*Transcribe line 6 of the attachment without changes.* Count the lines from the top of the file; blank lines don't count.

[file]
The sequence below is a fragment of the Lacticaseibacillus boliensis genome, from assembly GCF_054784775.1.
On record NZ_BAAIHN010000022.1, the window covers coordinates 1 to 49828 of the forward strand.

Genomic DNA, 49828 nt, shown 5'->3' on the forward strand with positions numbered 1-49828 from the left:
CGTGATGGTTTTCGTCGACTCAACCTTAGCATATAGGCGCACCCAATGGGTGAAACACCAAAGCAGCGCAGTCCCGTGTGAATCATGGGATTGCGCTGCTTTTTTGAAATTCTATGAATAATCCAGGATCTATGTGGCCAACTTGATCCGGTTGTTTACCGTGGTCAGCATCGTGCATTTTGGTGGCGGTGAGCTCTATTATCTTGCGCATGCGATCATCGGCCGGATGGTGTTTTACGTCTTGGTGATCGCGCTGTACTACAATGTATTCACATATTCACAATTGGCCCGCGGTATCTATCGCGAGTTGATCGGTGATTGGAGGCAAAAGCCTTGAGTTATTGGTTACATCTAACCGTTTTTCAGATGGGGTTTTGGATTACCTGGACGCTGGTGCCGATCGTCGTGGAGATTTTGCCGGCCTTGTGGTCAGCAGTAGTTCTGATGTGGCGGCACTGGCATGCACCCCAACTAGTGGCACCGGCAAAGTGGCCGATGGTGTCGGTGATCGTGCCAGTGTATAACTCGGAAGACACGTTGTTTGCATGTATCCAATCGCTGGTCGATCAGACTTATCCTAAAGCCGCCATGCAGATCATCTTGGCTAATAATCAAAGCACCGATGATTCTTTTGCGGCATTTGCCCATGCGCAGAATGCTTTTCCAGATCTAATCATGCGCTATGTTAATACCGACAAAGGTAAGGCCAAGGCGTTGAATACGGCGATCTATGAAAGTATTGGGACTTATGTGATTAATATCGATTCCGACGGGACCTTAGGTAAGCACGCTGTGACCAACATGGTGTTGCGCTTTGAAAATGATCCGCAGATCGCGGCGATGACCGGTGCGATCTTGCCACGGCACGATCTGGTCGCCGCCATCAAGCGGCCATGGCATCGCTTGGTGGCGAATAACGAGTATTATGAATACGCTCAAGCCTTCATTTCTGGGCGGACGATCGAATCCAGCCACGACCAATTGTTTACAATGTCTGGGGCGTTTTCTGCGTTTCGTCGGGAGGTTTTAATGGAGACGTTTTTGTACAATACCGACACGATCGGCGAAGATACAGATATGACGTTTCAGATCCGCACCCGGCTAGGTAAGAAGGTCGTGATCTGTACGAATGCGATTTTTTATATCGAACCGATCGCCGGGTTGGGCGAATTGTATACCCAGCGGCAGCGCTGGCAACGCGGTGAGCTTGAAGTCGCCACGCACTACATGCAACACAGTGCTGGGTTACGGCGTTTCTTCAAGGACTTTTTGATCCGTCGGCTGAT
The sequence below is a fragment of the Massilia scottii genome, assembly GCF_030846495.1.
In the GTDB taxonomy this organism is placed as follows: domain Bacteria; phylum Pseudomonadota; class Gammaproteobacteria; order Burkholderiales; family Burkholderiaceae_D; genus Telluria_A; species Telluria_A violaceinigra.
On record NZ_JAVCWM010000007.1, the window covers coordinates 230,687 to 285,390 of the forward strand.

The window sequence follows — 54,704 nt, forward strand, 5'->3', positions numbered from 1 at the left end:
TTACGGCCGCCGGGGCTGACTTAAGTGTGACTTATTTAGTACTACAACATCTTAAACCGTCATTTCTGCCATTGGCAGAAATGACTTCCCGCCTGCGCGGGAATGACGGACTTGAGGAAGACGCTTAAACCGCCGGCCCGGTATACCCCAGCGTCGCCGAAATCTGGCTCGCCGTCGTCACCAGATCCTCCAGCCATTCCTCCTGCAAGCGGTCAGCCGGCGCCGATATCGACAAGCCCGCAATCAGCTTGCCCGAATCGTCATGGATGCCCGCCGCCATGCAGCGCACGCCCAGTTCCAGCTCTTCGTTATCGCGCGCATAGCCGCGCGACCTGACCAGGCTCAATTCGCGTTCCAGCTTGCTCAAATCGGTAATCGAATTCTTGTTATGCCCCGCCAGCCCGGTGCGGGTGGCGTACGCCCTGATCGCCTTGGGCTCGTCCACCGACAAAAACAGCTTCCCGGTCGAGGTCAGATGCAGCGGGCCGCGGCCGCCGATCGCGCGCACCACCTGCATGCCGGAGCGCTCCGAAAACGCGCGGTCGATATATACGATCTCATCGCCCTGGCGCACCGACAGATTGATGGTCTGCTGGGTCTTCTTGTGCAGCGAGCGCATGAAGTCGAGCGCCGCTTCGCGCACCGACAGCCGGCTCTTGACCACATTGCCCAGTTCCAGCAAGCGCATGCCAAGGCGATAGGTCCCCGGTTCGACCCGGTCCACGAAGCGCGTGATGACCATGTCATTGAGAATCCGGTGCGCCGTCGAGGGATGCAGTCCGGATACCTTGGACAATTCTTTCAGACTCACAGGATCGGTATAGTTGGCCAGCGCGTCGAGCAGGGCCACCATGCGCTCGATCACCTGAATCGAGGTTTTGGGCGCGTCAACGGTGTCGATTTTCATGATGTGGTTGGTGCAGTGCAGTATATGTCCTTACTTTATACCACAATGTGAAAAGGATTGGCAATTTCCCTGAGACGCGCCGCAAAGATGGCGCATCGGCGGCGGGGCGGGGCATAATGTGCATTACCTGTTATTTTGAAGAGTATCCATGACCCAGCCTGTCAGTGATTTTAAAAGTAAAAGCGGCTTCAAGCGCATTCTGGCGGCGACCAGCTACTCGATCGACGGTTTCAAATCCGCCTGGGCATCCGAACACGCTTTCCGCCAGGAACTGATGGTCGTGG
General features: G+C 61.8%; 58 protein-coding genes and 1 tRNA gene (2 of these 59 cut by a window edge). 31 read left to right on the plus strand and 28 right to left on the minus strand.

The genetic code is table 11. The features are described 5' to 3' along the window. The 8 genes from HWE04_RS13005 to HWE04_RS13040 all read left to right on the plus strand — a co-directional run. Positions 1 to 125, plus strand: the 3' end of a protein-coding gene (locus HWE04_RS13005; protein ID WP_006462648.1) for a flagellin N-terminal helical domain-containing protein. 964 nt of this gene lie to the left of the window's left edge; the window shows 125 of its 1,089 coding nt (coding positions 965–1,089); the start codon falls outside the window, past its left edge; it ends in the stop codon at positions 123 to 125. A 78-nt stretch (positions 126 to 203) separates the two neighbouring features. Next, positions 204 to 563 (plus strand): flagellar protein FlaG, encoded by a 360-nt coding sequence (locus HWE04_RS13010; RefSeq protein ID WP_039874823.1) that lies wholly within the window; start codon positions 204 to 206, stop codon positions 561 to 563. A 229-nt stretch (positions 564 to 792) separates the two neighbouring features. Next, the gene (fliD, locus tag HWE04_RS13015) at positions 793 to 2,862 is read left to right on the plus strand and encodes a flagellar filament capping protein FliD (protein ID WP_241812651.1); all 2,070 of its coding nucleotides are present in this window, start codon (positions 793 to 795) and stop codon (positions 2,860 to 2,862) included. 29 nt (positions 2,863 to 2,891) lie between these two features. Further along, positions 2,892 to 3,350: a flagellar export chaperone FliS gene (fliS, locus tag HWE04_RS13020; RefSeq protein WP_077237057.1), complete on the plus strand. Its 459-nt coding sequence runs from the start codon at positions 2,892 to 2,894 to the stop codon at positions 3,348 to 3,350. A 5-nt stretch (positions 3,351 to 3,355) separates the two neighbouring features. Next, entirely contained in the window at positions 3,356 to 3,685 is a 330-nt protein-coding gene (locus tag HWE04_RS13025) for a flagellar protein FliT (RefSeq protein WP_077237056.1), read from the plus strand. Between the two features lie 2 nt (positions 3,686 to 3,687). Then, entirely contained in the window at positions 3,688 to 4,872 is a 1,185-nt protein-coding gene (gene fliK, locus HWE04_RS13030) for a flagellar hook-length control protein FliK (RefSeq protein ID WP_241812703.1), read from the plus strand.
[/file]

In the GTDB taxonomy this organism is placed as follows: domain Bacteria; phylum Pseudomonadota; class Gammaproteobacteria; order Burkholderiales; family Burkholderiaceae_D; genus Telluria_A; species Telluria_A violaceinigra.